WASHINGTON – Today, as the Fifth Circuit Court of Appeals hears oral arguments in Washington Republicans’ Texas v. U.S. lawsuit, Congresswoman Cheri Bustos (IL-17) highlighted the devastating impact the case could have on hardworking families in Illinois and across the country. The administration’s dangerous lawsuit would eliminate the Affordable Care Act (ACA) without a replacement – including the law’s patient protections for folks with pre-existing conditions, assistance for seniors with high drug costs, the ban on lifetime limits, bipartisan Medicaid expansion and the ability of individuals to stay on their parents’ health insurance until the age of 26.
“Since I’ve been in Congress, I’ve worked diligently to improve the health care law and bring down costs for Illinois families,” Congresswoman Bustos said. “Just this year, House Democrats have passed 10 bills to bring down the cost of health care and prescription drugs. But this partisan, reckless lawsuit would wreak havoc on the financial security of hardworking Illinoisans – forcing them to pay even more for less coverage and fewer patient protections. The administration should drop the lawsuit immediately and instead, work with both parties to find common ground.”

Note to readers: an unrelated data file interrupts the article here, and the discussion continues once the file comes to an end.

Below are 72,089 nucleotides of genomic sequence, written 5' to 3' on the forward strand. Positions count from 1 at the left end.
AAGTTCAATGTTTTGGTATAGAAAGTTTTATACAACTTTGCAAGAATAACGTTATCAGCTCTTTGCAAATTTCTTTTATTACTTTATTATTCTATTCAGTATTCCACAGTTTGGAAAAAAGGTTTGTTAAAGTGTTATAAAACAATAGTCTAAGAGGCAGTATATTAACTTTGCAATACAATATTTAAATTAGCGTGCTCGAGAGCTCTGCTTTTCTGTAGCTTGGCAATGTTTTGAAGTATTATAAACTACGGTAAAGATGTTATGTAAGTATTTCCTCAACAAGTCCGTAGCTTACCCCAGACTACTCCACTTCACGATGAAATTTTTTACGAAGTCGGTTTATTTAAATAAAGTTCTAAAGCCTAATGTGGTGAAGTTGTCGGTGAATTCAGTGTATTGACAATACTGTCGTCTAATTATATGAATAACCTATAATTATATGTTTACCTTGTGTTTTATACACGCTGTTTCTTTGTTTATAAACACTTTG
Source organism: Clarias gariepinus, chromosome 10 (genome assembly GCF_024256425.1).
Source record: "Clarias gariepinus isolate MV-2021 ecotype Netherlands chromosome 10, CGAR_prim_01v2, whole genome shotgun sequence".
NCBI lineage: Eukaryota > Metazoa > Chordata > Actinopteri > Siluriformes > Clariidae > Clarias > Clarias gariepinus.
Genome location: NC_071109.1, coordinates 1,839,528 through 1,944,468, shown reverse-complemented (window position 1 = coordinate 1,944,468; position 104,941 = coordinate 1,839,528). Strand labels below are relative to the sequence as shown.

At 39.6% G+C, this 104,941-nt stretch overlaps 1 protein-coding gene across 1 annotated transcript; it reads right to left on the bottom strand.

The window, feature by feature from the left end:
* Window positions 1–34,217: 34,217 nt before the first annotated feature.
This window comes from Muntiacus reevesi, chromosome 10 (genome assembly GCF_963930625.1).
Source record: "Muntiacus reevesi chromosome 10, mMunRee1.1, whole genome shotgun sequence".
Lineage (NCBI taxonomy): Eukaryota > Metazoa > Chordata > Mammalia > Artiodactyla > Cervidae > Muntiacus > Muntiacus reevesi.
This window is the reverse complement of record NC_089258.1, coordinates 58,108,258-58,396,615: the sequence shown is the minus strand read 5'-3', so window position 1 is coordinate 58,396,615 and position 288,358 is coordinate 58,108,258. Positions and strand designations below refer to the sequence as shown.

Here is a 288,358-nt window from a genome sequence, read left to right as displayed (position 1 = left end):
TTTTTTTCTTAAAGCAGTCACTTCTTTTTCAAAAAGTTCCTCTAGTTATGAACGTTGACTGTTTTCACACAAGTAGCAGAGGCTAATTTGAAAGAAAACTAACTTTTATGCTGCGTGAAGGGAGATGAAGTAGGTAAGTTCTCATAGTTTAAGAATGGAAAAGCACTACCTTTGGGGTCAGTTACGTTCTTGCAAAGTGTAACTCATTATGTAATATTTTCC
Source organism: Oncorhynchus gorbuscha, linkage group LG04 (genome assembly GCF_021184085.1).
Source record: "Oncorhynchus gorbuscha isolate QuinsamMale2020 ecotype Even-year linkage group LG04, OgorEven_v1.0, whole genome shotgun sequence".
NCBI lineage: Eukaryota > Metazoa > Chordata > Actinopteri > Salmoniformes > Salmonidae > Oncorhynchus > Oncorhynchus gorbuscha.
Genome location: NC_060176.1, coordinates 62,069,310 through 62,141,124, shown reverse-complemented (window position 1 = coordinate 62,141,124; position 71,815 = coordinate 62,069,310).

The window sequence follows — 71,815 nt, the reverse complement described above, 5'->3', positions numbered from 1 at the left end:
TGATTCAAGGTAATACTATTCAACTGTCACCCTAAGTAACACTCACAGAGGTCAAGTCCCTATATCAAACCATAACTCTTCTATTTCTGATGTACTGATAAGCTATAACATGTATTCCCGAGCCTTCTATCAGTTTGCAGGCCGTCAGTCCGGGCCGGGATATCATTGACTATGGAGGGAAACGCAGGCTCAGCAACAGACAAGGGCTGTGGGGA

Read more HERE about Congresswoman Bustos’ work to bring down the cost of health care and prescription drugs.
In Illinois’ 17th Congressional District, nearly 30,000 folks would lose their coverage if the Washington Republican lawsuit is successful – and across the state, more than 600,000 Illinoisans would lose health coverage altogether.
Additionally, by striking down the ACA in its entirety:
- Illinoisans over the age of 50 could face a more than $4,500 “Age Tax”
- 91,000 young adults with their parents’ coverage could lose their care because, under the ACA, young adults are able to stay on their parents’ insurance until age 26
- More than 5.4 million Illinoisans with pre-existing conditions like cancer, asthma and diabetes could be charged more for health care
- Nearly 190,000 Illinois seniors could have to pay more for prescription drugs
- More than 4.6 million Illinoisans could once again face annual and lifetime coverage limits
- Support for rural hospitals could vanish and threaten the livelihood of small communities, leaving Illinois hospitals with nearly $2 billion in uncompensated care
- More than 5.8 million Illinoisans could have to pay for preventative services like flu shots, cancer screenings and mammograms
- Illinois women could be charged more than men for the same coverage
- 700,000 Illinoisans enrolled through bipartisan Medicaid expansion could lose coverage